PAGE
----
The average harvest of 15,590 LCM wood chips from the hedge and tree rows in Friesland per year would be sufficient to supply the yearly fuel consumption of nine LiPRO CHP 50 KW gasifiers with a yearly fuel consumption of 400 t wood chips (W15). This would replace around 1,559,000 litre of heating oil and avoid the respective CO2 emissions.
The LiPRO CHP is most suitable for heat and electricity consumers who need large amounts of heat and have access to inexpensive fuels from own and nearby land. Income can be generated by supplying electricity into the network and receive the compensation from the respective subsidy programme (EEG). Agricultural and forestry enterprises, industrial and commercial enterprises with high heat and power demand, hotel and restaurant enterprises, district heating grid operators to supply several buildings (residential, public buildings, sport and pool facilities) are especially suited for installation and operation. Figure 2 shows hypothetical locations and applications of the LiPRO plants if they would be installed in Friesland.
The yearly harvest of 15,590 LCM wood chips from hedge and tree rows on banks has a caloric value of 15,590,000 kWh which if burnt to heat would emit 155,900 kg CO2. The same heat amount 15,590,000 kWh achieved when burning fossil fuel oil to heat emits 5,129,110 kg CO2. Compared to heating with fossil fuel oil, a CO2 saving of 4,973 t CO2 can be achieved when heating with wood chips from LCMW (Carmen-ev, 2016).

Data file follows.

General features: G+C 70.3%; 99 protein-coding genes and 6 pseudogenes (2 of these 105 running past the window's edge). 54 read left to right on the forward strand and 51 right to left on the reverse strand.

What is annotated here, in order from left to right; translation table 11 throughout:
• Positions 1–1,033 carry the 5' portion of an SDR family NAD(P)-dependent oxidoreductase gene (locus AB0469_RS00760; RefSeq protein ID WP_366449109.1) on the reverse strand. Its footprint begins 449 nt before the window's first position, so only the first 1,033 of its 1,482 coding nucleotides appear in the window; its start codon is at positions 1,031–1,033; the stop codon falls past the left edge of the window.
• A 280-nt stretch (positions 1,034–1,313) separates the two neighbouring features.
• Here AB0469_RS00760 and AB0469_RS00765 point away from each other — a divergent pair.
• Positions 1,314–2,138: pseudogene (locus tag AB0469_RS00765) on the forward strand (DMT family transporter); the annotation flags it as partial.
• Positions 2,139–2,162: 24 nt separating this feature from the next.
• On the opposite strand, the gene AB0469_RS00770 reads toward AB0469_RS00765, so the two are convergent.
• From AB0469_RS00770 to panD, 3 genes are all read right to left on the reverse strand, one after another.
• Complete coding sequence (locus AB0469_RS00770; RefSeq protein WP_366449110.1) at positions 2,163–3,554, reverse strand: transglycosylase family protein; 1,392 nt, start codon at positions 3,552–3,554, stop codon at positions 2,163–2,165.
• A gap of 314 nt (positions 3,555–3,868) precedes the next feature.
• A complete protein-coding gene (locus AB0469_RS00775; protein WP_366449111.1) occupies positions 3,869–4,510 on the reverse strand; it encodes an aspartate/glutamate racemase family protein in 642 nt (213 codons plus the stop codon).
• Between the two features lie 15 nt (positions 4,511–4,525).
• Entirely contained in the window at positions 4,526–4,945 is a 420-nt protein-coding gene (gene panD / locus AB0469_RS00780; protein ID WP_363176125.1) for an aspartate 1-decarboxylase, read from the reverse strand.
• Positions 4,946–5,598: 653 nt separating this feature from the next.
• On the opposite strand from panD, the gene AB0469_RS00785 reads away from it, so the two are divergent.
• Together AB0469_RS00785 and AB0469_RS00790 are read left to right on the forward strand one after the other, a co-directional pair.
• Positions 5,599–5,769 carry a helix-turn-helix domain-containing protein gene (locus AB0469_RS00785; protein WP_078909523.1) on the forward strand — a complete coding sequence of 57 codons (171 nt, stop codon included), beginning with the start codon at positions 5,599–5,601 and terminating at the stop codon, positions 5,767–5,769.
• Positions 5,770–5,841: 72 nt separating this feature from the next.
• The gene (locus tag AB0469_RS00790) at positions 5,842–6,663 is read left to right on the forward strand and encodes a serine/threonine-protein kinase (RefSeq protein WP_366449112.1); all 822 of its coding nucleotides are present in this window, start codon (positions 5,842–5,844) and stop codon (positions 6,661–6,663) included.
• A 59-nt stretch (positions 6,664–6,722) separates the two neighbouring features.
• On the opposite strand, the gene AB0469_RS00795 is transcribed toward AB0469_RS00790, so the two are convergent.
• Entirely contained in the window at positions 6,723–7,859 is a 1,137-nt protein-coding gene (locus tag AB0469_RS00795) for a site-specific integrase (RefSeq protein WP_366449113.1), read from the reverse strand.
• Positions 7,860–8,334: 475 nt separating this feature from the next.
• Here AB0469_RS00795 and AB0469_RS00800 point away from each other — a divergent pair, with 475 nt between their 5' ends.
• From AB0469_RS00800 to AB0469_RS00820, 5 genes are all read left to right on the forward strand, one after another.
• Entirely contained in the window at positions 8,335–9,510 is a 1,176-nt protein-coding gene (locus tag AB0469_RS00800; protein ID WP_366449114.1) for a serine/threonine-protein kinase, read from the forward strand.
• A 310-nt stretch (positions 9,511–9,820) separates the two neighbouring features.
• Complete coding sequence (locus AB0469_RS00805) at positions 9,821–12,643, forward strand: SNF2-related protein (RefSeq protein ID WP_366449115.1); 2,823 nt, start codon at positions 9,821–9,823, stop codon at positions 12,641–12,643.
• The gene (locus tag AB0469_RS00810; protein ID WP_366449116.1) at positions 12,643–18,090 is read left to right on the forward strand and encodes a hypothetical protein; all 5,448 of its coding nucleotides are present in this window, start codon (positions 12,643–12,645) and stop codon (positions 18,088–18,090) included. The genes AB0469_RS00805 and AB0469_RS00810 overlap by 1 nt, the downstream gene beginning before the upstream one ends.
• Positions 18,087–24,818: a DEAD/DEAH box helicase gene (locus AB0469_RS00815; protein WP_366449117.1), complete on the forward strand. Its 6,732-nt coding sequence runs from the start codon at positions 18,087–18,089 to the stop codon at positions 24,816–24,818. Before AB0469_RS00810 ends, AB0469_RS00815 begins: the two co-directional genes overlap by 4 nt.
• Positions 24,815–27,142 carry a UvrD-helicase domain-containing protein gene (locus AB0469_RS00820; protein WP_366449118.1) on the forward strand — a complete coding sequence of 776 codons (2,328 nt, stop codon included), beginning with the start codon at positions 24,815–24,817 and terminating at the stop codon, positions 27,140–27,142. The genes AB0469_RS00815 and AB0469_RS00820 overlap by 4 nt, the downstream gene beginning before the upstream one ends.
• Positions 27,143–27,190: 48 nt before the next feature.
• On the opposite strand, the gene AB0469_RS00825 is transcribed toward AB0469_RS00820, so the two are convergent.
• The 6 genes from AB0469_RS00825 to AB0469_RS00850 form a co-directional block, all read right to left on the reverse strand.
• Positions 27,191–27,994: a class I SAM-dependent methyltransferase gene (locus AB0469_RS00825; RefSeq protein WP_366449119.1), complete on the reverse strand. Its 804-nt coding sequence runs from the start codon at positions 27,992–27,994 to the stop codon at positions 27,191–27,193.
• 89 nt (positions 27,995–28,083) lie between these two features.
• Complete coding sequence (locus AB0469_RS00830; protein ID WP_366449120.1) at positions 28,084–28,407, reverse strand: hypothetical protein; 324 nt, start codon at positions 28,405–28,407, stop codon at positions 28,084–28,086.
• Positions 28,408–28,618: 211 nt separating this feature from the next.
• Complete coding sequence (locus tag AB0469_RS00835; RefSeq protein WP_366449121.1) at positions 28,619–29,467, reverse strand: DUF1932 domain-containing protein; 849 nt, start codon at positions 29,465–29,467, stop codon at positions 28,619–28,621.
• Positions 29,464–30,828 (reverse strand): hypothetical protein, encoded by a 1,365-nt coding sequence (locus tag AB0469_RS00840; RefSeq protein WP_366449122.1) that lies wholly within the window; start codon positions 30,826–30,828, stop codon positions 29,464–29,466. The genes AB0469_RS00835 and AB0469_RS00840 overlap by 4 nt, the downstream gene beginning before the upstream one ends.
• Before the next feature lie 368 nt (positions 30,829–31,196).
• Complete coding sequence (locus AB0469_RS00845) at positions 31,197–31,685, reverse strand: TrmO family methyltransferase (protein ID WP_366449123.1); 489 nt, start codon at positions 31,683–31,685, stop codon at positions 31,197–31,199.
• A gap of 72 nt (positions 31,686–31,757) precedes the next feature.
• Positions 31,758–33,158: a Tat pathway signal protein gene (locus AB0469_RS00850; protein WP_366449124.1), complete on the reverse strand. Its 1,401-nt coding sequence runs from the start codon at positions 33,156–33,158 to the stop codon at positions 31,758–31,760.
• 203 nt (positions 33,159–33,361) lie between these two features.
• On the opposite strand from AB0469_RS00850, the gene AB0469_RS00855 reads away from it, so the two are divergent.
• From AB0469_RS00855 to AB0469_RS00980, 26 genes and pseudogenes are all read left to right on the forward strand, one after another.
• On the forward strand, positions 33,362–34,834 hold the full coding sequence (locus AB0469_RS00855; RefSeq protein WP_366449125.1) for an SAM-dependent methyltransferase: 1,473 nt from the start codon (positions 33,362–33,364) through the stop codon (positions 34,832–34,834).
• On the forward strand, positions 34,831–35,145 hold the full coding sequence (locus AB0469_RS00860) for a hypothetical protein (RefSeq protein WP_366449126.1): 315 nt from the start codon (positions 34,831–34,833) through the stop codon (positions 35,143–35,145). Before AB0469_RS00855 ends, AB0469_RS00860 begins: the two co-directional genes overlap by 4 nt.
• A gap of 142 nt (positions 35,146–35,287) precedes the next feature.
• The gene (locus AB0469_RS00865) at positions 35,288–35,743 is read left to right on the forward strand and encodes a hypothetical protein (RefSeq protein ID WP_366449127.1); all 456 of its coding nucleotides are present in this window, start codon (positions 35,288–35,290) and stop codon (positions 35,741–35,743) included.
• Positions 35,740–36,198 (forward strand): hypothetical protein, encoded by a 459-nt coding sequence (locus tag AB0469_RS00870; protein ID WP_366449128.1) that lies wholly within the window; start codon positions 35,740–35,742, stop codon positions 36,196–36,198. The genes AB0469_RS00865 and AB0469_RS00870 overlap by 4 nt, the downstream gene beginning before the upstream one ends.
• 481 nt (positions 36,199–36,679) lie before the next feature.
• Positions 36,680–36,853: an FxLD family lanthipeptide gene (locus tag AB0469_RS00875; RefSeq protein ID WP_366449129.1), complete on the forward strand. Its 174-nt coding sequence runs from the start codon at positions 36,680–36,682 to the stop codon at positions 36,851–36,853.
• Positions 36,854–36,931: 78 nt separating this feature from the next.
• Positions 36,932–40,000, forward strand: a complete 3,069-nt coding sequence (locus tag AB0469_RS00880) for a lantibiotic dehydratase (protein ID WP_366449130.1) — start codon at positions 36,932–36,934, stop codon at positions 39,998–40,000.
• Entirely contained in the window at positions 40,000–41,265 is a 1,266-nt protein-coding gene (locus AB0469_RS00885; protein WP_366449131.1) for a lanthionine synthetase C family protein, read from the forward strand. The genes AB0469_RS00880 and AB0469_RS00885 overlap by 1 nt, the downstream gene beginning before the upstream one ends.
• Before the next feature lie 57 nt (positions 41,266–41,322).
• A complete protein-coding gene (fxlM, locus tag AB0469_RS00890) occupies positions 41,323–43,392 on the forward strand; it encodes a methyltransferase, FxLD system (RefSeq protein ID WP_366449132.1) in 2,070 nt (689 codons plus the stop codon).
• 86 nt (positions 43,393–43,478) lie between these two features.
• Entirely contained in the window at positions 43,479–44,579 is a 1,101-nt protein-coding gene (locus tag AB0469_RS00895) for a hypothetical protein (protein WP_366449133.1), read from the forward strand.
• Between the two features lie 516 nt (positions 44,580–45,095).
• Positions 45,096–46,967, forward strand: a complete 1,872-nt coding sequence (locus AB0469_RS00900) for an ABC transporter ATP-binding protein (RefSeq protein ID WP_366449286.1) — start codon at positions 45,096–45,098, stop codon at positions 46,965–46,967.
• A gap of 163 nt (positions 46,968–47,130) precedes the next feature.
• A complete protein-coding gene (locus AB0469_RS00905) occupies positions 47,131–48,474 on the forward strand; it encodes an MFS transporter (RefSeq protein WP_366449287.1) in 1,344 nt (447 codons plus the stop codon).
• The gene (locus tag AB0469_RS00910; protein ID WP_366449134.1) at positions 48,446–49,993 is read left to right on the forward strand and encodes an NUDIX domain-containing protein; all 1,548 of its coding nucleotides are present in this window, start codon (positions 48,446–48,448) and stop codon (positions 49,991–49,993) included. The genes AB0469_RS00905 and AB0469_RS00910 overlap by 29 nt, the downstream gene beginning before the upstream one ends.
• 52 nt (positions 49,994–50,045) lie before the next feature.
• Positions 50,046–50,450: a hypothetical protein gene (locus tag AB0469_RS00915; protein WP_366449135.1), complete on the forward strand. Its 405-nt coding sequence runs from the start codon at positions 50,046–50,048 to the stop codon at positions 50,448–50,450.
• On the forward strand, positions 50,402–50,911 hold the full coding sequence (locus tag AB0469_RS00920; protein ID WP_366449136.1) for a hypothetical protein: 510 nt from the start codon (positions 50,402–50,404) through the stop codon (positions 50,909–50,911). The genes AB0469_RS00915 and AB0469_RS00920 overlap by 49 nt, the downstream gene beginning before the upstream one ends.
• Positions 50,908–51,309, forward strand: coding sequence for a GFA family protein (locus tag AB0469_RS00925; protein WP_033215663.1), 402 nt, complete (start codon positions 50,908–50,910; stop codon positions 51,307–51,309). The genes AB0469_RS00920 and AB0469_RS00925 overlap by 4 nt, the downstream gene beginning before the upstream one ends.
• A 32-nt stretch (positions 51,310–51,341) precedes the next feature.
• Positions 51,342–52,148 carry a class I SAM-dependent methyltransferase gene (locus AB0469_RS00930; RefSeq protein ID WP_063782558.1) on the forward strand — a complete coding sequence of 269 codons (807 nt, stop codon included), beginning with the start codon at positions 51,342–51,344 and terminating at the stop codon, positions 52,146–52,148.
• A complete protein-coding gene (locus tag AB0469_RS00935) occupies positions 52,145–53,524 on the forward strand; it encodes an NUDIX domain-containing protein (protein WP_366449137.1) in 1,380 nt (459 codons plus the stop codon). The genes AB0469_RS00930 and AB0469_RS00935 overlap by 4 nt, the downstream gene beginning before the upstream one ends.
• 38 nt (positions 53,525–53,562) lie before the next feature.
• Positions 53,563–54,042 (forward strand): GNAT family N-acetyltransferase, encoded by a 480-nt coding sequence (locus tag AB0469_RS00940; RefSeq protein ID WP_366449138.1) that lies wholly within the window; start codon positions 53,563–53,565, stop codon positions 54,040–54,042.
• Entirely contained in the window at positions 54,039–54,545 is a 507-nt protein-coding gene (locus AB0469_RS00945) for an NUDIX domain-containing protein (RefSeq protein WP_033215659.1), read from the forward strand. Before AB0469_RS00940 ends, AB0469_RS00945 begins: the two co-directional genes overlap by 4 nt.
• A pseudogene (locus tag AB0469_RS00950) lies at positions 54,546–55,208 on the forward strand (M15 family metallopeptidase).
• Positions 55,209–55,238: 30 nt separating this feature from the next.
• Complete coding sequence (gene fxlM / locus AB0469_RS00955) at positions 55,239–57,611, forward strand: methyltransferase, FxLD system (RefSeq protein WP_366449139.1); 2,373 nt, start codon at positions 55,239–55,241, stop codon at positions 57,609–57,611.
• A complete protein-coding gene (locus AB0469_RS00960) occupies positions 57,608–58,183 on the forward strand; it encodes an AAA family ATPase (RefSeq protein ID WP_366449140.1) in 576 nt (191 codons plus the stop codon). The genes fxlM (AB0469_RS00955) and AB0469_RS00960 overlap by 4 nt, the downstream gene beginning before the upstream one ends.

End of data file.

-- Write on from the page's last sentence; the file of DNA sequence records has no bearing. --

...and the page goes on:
According to the GEMIS model the Global Emissions Model for integrated Systems by the International Institute for Sustainability Analysis and Strategy the emissions factor are (IINAS, 2016):
0.010 kg CO2-emissions factor per kWh heat from Biomass (wood, pellets, Wood chips)
0.329 kg CO2-emissions factor per kWh heat from fuel oil (fossil)
0.250 kg CO2-emissions factor per kWh heat from natural gas
The figures and observations suggest that LCMW biomass in the region cannot constitute by itself a main biomass source for dedicated energy plants.
It can, however, be integrated in existing biomass supply chains. Local actors like forestry companies and other specialised service providers are key stakeholders needed to facilitate the harvest and use of LCMW biomass.
LCMW biomass as stand alone feedstock is feasible on a small scale like the example of the LiPRO CHP 50 KW. An installed LiPRO plant is operating on an organic farm in Grummersort, Germany. Half of the annual feedstock amount comes from the farm’s own hedges and the other half from nearby forest residues with a radius of 5 km radius. In 2015, during 7000 CHP operating hours, 210,000 kWhel were generated. About 90,000 kWhel were used at the farm and the rest was sold to the grid. The 420,000 kWhth were used at the farm for heating, hay drying and greenhouse operation. The plant is very positively perceived in the public. It is not that visible as wind turbines, feedstock supply does not compete to the food production and it uses local resources, which have to be handled anyway and through this way they can be valorised.